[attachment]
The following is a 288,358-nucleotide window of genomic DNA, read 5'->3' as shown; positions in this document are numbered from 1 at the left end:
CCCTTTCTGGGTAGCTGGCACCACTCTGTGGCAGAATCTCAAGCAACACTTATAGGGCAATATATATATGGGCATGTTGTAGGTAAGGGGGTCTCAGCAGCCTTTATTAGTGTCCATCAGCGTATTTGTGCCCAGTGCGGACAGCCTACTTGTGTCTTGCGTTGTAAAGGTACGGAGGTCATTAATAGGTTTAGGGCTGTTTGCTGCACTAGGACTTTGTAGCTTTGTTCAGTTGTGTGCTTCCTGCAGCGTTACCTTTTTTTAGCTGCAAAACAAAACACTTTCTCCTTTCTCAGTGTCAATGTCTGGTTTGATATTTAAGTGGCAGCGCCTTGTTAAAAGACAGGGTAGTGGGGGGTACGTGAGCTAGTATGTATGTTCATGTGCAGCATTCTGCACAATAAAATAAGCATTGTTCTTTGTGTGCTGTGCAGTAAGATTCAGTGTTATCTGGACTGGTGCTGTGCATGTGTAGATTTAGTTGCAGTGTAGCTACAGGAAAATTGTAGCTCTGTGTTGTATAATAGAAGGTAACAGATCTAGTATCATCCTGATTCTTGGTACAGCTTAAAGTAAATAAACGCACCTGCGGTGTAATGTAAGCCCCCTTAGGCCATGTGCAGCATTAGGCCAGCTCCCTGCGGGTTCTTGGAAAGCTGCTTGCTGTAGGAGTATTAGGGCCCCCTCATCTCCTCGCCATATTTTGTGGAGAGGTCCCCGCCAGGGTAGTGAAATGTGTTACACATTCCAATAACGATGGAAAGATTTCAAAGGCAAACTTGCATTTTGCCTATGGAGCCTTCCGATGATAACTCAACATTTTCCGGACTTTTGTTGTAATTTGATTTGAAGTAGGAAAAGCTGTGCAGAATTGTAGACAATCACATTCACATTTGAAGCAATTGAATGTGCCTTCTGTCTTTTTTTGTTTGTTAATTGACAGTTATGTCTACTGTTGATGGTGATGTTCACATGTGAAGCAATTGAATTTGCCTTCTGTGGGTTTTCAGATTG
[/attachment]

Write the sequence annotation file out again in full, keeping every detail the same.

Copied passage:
The following is a 288,358-nucleotide window of genomic DNA, read 5'->3' as shown; positions in this document are numbered from 1 at the left end:
CCCTTTCTGGGTAGCTGGCACCACTCTGTGGCAGAATCTCAAGCAACACTTATAGGGCAATATATATATGGGCATGTTGTAGGTAAGGGGGTCTCAGCAGCCTTTATTAGTGTCCATCAGCGTATTTGTGCCCAGTGCGGACAGCCTACTTGTGTCTTGCGTTGTAAAGGTACGGAGGTCATTAATAGGTTTAGGGCTGTTTGCTGCACTAGGACTTTGTAGCTTTGTTCAGTTGTGTGCTTCCTGCAGCGTTACCTTTTTTTAGCTGCAAAACAAAACACTTTCTCCTTTCTCAGTGTCAATGTCTGGTTTGATATTTAAGTGGCAGCGCCTTGTTAAAAGACAGGGTAGTGGGGGGTACGTGAGCTAGTATGTATGTTCATGTGCAGCATTCTGCACAATAAAATAAGCATTGTTCTTTGTGTGCTGTGCAGTAAGATTCAGTGTTATCTGGACTGGTGCTGTGCATGTGTAGATTTAGTTGCAGTGTAGCTACAGGAAAATTGTAGCTCTGTGTTGTATAATAGAAGGTAACAGATCTAGTATCATCCTGATTCTTGGTACAGCTTAAAGTAAATAAACGCACCTGCGGTGTAATGTAAGCCCCCTTAGGCCATGTGCAGCATTAGGCCAGCTCCCTGCGGGTTCTTGGAAAGCTGCTTGCTGTAGGAGTATTAGGGCCCCCTCATCTCCTCGCCATATTTTGTGGAGAGGTCCCCGCCAGGGTAGTGAAATGTGTTACACATTCCAATAACGATGGAAAGATTTCAAAGGCAAACTTGCATTTTGCCTATGGAGCCTTCCGATGATAACTCAACATTTTCCGGACTTTTGTTGTAATTTGATTTGAAGTAGGAAAAGCTGTGCAGAATTGTAGACAATCACATTCACATTTGAAGCAATTGAATGTGCCTTCTGTCTTTTTTTGTTTGTTAATTGACAGTTATGTCTACTGTTGATGGTGATGTTCACATGTGAAGCAATTGAATTTGCCTTCTGTGGGTTTTCAGATTG